1. If you've had colon cancer between colonoscopies, what size was your mass? Did you have an especially aggressive tumor? I'm really curious to hear your story.

2. Does a large T4 tumor three years after a colonoscopy mean her cancer will be more likely to be high grade/poorly differentiated?

3. How quickly do aggressive tumors metastasize to other organs? She had her CT scan in late June, and her liver was fine then. Her lymph nodes looked okay, too, but you can't always tell.

4. I know we've got quite the journey ahead of us, so what's your advice for us, if you don't mind my asking? This is all so new and overwhelming.

If you've read this far, thank you so much. I've been lurking this forum for a month or so, and reading here has brought me a lot of comfort.
Caregiver to Mom (63)

-Symptoms since March 2021
-CT in June 2021 showed a mass in cecum. No mets seen then.
-Colonoscopy in July 2021 confirmed large mass. Biopsy showed tubular adenoma.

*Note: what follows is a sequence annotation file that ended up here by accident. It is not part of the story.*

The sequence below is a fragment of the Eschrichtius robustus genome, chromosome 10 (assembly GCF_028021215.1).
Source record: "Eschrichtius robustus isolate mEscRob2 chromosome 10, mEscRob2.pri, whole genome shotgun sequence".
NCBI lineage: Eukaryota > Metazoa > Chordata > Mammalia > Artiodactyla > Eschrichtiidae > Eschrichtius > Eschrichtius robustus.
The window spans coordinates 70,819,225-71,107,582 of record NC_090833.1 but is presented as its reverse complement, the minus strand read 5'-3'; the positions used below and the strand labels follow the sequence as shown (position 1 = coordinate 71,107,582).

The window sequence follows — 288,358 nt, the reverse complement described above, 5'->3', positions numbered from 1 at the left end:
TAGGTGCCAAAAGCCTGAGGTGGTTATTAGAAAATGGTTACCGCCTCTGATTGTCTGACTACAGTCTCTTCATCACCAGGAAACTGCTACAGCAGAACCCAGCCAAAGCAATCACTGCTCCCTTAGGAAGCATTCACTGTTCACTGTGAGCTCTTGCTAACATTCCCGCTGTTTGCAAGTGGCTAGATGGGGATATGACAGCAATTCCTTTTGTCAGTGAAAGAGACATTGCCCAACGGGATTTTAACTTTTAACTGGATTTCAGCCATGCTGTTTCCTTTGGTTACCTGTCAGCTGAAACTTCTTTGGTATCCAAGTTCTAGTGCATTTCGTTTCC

-Right hemicolectomy on 9/17/21; 5 cm x 4.5 cm tumor removed from cecum.
-Pathology came back as a poorly to moderately differentiated ulcerated adenocarcinoma.
-Current (tentative) staging: T4aN0Mx.

catstaff
Posts: 165
Joined: Wed Mar 03, 2021 11:37 am

Re: Colon Cancer Three Years After Colonoscopy

Postby catstaff » Thu Sep 23, 2021 7:35 am

My husband had a routine screening colonoscopy (his first) in 2015 which found nothing but inflammation, not even any polyps. In the summer of 2019 he started to experience a "change in bowel habits" (one of those warning signs!) and after being misdiagnosed with hemorrhoids, finally was sent to the emergency department when he started having blood dumps in early fall of that year. The MRI showed a T4b tumor that had invaded the left seminal vesicle and possibly the prostate. They ended up removing his entire genitourinary tract there along with the tumor the following summer. So yes, they can come up very quickly.

His was a G3 (though apparently still conventional adenocarcinoma) but I don't want to speculate about your mother's case based only on that.